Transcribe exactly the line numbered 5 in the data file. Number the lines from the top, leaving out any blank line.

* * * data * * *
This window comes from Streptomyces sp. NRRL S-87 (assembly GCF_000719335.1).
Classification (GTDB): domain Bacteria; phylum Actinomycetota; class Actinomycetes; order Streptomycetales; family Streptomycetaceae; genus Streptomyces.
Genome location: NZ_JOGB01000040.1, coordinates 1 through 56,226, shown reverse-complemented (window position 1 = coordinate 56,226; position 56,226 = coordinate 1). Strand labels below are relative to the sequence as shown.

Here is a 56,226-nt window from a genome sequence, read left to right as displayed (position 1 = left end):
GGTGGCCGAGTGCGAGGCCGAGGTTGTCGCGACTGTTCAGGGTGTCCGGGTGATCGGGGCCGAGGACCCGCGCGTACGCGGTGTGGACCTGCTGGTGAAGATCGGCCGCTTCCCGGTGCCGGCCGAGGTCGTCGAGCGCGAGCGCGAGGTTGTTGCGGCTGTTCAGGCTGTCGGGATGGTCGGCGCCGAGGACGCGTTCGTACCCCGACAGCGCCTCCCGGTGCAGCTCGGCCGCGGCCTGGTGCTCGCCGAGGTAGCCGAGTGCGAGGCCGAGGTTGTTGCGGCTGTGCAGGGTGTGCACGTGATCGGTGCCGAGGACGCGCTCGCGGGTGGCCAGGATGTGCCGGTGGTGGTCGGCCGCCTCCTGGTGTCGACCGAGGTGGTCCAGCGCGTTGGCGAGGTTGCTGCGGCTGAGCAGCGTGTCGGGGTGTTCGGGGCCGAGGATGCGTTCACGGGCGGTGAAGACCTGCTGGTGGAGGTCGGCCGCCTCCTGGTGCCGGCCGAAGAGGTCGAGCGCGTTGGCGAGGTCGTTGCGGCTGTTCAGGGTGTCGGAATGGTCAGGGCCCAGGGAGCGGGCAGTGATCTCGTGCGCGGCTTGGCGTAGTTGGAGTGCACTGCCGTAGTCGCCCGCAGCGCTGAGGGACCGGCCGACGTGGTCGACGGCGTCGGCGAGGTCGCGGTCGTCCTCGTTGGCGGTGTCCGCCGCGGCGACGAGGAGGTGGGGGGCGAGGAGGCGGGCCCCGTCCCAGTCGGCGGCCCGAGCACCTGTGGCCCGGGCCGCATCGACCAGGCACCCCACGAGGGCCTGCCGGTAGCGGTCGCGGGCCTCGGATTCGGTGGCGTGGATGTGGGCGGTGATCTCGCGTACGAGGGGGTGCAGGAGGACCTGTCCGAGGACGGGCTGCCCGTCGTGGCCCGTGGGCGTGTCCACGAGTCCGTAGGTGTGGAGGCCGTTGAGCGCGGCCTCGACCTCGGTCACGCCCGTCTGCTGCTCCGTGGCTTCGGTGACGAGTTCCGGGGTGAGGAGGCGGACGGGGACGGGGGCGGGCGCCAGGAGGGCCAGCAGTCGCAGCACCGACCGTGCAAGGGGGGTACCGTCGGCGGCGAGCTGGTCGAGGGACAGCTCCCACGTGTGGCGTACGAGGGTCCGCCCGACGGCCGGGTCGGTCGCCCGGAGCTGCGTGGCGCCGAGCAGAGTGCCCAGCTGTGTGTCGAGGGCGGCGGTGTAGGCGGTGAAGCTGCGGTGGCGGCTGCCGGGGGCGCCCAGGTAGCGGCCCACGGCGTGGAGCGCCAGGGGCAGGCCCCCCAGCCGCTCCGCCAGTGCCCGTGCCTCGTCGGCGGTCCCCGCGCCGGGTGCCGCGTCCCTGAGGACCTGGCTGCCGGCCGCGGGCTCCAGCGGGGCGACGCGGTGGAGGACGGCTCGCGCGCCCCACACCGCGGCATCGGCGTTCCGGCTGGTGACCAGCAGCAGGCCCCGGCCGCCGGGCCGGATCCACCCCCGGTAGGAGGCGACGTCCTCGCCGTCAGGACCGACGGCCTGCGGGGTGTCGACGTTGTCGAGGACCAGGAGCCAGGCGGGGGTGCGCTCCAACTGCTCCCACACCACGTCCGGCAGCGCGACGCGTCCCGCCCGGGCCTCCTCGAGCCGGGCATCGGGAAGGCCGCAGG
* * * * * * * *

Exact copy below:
GGTGGCCGAGTGCGAGGCCGAGGTTGTCGCGACTGTTCAGGGTGTCCGGGTGATCGGGGCCGAGGACCCGCGCGTACGCGGTGTGGACCTGCTGGTGAAGATCGGCCGCTTCCCGGTGCCGGCCGAGGTCGTCGAGCGCGAGCGCGAGGTTGTTGCGGCTGTTCAGGCTGTCGGGATGGTCGGCGCCGAGGACGCGTTCGTACCCCGACAGCGCCTCCCGGTGCAGCTCGGCCGCGGCCTGGTGCTCGCCGAGGTAGCCGAGTGCGAGGCCGAGGTTGTTGCGGCTGTGCAGGGTGTGCACGTGATCGGTGCCGAGGACGCGCTCGCGGGTGGCCAGGATGTGCCGGTGGTGGTCGGCCGCCTCCTGGTGTCGACCGAGGTGGTCCAGCGCGTTGGCGAGGTTGCTGCGGCTGAGCAGCGTGTCGGGGTGTTCGGGGCCGAGGATGCGTTCACGGGCGGTGAAGACCTGCTGGTGGAGGTCGGCCGCCTCCTGGTGCCGGCCGAAGAGGTCGAGCGCGTTGGCGAGGTCGTTGCGGCTGTTCAGGGTGTCGGAATGGTCAGGGCCCAGGGAGCGGGCAGTGATCTCGTGCGCGGCTTGGCGTAGTTGGAGTGCACTGCCGTAGTCGCCCGCAGCGCTGAGGGACCGGCCGACGTGGTCGACGGCGTCGGCGAGGTCGCGGTCGTCCTCGTTGGCGGTGTCCGCCGCGGCGACGAGGAGGTGGGGGGCGAGGAGGCGGGCCCCGTCCCAGTCGGCGGCCCGAGCACCTGTGGCCCGGGCCGCATCGACCAGGCACCCCACGAGGGCCTGCCGGTAGCGGTCGCGGGCCTCGGATTCGGTGGCGTGGATGTGGGCGGTGATCTCGCGTACGAGGGGGTGCAGGAGGACCTGTCCGAGGACGGGCTGCCCGTCGTGGCCCGTGGGCGTGTCCACGAGTCCGTAGGTGTGGAGGCCGTTGAGCGCGGCCTCGACCTCGGTCACGCCCGTCTGCTGCTCCGTGGCTTCGGTGACGAGTTCCGGGGTGAGGAGGCGGACGGGGACGGGGGCGGGCGCCAGGAGGGCCAGCAGTCGCAGCACCGACCGTGCAAGGGGGGTACCGTCGGCGGCGAGCTGGTCGAGGGACAGCTCCCACGTGTGGCGTACGAGGGTCCGCCCGACGGCCGGGTCGGTCGCCCGGAGCTGCGTGGCGCCGAGCAGAGTGCCCAGCTGTGTGTCGAGGGCGGCGGTGTAGGCGGTGAAGCTGCGGTGGCGGCTGCCGGGGGCGCCCAGGTAGCGGCCCACGGCGTGGAGCGCCAGGGGCAGGCCCCCCAGCCGCTCCGCCAGTGCCCGTGCCTCGTCGGCGGTCCCCGCGCCGGGTGCCGCGTCCCTGAGGACCTGGCTGCCGGCCGCGGGCTCCAGCGGGGCGACGCGGTGGAGGACGGCTCGCGCGCCCCACACCGCGGCATCGGCGTTCCGGCTGGTGACCAGCAGCAGGCCCCGGCCGCCGGGCCGGATCCACCCCCGGTAGGAGGCGACGTCCTCGCCGTCAGGACCGACGGCCTGCGGGGTGTCGACGTTGTCGAGGACCAGGAGCCAGGCGGGGGTGCGCTCCAACTGCTCCCACACCACGTCCGGCAGCGCGACGCGTCCCGCCCGGGCCTCCTCGAGCCGGGCATCGGGAAGGCCGCAGG